I’ve always been impressed with the level to which authors, readers, and editors support each other in the crime fiction community, but the folks at #pitchwars go above and beyond. I interviewed some of the wonderful mentors and mentees of Pitch Wars to find out how their community works to help new authors break into the industry. We talked about gatekeeping, getting started, and how to gracefully take an edit, among other things. Thanks to Kellye Garrett (Hollywood Ending), Layne Fargo (They Never Learn), Mia P. Manansala (Arsenic and Adobo), Mary Keliikoa (Denied), and Dianne Freeman (A Lady’s Guide to Mischief and Murder) for answering all my questions about this fantastic program. Follow #pitchwars on Twitter to keep up with all the news.
To get started, can you give us a brief overview of what Pitch Wars is?
Kellye Garrett: Pitch Wars is a mentoring program where published/agented authors, editors, or industry interns choose one writer each to mentor. Mentors read the entire manuscript and offer suggestions on how to make the manuscript shine for the agent showcase. The mentor also helps edit their mentee’s pitch for the contest and their query letter for submitting to agent.
Since Brenda Drake started Pitch Wars in 2012, we’ve had over 250 success stories of mentees getting agents and/or publishing deals. Some notable alums include Tomi Adeyemi, Helen Hoang, Zoje Stage and others.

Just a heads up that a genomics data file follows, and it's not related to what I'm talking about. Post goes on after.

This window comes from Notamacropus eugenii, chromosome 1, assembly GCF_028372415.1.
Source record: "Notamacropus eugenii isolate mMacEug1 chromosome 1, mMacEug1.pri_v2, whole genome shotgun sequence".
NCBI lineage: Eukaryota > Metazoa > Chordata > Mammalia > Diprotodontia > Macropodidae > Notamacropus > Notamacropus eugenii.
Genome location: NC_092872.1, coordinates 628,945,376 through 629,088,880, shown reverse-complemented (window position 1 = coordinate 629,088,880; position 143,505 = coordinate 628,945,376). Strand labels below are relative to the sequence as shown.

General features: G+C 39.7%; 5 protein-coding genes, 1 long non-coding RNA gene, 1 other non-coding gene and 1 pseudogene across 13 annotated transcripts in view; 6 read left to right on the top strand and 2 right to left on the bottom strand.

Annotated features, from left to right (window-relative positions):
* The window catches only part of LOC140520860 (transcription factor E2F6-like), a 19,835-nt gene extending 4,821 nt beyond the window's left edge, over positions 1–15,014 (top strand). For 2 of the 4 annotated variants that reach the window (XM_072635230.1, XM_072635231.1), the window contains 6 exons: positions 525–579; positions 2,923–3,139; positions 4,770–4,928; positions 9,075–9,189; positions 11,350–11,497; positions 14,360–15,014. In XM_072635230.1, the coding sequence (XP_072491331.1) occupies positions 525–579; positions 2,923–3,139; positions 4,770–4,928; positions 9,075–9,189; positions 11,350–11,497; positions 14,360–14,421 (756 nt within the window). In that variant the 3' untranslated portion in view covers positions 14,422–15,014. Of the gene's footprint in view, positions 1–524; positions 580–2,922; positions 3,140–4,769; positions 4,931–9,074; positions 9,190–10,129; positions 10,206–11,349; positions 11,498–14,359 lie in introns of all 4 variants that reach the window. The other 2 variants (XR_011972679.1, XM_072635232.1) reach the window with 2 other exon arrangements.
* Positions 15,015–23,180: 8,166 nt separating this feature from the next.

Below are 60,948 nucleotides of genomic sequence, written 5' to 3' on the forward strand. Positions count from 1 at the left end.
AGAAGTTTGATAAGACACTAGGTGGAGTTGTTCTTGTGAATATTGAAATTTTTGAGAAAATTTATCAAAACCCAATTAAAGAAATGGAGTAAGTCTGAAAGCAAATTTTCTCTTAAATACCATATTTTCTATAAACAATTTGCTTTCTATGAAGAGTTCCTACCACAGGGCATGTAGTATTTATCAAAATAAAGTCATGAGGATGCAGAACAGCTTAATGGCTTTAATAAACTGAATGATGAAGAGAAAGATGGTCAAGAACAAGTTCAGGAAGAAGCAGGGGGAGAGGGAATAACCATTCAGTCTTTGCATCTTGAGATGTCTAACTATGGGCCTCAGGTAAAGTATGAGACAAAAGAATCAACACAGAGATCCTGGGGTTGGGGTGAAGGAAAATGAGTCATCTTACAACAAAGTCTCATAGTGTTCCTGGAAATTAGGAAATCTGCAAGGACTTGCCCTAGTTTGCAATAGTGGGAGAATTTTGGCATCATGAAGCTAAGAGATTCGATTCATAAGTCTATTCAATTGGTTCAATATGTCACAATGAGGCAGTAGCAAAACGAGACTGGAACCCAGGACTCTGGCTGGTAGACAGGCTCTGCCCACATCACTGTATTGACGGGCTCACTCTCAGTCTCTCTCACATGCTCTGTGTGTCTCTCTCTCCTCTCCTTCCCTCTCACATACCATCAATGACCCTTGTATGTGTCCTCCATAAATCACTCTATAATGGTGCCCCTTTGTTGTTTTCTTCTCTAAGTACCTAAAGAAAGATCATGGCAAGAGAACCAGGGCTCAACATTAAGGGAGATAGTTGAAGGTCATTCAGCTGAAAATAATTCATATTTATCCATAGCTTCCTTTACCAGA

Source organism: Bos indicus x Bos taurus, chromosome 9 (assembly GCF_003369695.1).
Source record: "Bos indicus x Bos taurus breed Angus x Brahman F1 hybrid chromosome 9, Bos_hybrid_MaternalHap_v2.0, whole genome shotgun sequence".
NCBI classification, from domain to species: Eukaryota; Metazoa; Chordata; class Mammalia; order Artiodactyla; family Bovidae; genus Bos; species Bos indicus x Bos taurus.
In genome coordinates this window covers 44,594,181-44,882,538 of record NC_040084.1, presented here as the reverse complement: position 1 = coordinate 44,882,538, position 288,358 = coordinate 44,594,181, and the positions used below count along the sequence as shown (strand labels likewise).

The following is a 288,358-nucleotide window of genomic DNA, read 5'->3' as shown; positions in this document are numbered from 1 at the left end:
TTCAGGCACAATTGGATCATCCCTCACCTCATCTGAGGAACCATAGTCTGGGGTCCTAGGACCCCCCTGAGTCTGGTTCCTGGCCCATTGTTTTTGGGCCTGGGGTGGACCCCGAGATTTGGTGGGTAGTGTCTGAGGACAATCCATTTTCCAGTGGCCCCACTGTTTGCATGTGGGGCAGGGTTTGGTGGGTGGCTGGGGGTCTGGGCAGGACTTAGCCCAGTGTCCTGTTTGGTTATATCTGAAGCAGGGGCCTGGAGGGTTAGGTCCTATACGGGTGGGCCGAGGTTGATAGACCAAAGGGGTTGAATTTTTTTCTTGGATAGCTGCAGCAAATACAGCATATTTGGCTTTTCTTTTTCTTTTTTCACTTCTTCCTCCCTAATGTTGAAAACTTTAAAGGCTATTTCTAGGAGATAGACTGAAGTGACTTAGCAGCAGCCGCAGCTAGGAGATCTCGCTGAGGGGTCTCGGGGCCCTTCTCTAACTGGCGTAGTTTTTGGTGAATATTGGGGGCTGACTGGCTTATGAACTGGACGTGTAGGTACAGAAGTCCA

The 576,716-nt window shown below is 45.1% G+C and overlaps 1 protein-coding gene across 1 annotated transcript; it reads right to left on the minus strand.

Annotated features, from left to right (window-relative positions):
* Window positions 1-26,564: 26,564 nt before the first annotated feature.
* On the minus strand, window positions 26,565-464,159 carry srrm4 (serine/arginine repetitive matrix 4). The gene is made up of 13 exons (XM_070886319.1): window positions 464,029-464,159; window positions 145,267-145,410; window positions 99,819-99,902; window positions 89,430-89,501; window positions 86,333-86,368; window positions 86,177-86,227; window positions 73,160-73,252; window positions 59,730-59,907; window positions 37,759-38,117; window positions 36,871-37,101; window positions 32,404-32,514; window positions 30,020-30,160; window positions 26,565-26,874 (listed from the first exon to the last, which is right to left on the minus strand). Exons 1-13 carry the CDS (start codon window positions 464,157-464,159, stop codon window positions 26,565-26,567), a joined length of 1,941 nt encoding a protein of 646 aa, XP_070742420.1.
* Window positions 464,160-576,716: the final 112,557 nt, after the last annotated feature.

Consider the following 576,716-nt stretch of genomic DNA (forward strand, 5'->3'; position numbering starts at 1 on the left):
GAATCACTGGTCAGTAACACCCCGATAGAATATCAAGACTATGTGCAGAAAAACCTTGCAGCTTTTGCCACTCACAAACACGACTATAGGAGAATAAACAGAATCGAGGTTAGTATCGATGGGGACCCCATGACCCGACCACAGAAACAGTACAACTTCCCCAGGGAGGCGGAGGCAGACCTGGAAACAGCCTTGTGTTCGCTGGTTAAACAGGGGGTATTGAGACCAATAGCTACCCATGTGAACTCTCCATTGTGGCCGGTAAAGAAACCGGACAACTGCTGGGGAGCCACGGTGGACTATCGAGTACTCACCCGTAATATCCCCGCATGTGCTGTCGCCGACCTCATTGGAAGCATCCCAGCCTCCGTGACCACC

How can people get involved in Pitch Wars?
Kellye Garrett: They can visit the Start Here page on our website: http://pitchwars.org/new-start-here/. They can also just hang out on the #pitchwars hashtag on Twitter. Thousands of people use it and have found friends, critique partners and just an amazing community.
What is the best way to support the work that Pitch Wars is doing?
Kellye Garrett: The best way would be to share info on Pitch Wars with any emerging writers you know. For example, I found out about Pitch Wars on the Sisters in Crime Guppies board and in turn, I have shared info about it with anyone who will listen. I know at least two mentees who learned about it through me just talking it up and decided to apply.
How has mentorship helped you in your writing career?